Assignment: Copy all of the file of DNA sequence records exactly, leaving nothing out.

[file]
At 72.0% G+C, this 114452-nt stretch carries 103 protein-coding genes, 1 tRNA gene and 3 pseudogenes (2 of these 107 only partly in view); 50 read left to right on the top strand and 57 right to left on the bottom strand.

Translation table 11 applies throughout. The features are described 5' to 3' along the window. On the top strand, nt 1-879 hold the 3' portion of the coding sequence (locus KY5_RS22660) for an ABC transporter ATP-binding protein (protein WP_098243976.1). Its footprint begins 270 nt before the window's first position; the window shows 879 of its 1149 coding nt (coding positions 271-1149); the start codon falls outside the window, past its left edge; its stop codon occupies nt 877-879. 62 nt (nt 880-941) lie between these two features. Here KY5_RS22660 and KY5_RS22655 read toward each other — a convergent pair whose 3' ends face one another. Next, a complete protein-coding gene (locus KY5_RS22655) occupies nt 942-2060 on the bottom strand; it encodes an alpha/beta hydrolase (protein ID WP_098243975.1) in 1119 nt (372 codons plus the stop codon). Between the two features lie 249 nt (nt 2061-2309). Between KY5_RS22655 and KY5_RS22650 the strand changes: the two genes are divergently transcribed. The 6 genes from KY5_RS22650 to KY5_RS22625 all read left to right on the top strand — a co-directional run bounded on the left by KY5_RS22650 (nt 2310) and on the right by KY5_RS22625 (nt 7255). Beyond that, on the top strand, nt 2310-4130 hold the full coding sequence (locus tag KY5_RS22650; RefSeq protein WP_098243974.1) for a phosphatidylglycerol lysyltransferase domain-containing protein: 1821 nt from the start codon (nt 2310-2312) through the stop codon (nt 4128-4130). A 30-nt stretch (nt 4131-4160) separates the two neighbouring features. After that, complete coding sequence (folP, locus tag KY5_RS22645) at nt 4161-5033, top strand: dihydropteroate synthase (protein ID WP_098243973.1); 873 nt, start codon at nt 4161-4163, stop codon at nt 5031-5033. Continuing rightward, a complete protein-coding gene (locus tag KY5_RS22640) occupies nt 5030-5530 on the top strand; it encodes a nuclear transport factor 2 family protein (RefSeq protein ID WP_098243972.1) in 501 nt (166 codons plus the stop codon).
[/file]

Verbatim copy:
At 72.0% G+C, this 114452-nt stretch carries 103 protein-coding genes, 1 tRNA gene and 3 pseudogenes (2 of these 107 only partly in view); 50 read left to right on the top strand and 57 right to left on the bottom strand.

Translation table 11 applies throughout. The features are described 5' to 3' along the window. On the top strand, nt 1-879 hold the 3' portion of the coding sequence (locus KY5_RS22660) for an ABC transporter ATP-binding protein (protein WP_098243976.1). Its footprint begins 270 nt before the window's first position; the window shows 879 of its 1149 coding nt (coding positions 271-1149); the start codon falls outside the window, past its left edge; its stop codon occupies nt 877-879. 62 nt (nt 880-941) lie between these two features. Here KY5_RS22660 and KY5_RS22655 read toward each other — a convergent pair whose 3' ends face one another. Next, a complete protein-coding gene (locus KY5_RS22655) occupies nt 942-2060 on the bottom strand; it encodes an alpha/beta hydrolase (protein ID WP_098243975.1) in 1119 nt (372 codons plus the stop codon). Between the two features lie 249 nt (nt 2061-2309). Between KY5_RS22655 and KY5_RS22650 the strand changes: the two genes are divergently transcribed. The 6 genes from KY5_RS22650 to KY5_RS22625 all read left to right on the top strand — a co-directional run bounded on the left by KY5_RS22650 (nt 2310) and on the right by KY5_RS22625 (nt 7255). Beyond that, on the top strand, nt 2310-4130 hold the full coding sequence (locus tag KY5_RS22650; RefSeq protein WP_098243974.1) for a phosphatidylglycerol lysyltransferase domain-containing protein: 1821 nt from the start codon (nt 2310-2312) through the stop codon (nt 4128-4130). A 30-nt stretch (nt 4131-4160) separates the two neighbouring features. After that, complete coding sequence (folP, locus tag KY5_RS22645) at nt 4161-5033, top strand: dihydropteroate synthase (protein ID WP_098243973.1); 873 nt, start codon at nt 4161-4163, stop codon at nt 5031-5033. Continuing rightward, a complete protein-coding gene (locus tag KY5_RS22640) occupies nt 5030-5530 on the top strand; it encodes a nuclear transport factor 2 family protein (RefSeq protein ID WP_098243972.1) in 501 nt (166 codons plus the stop codon).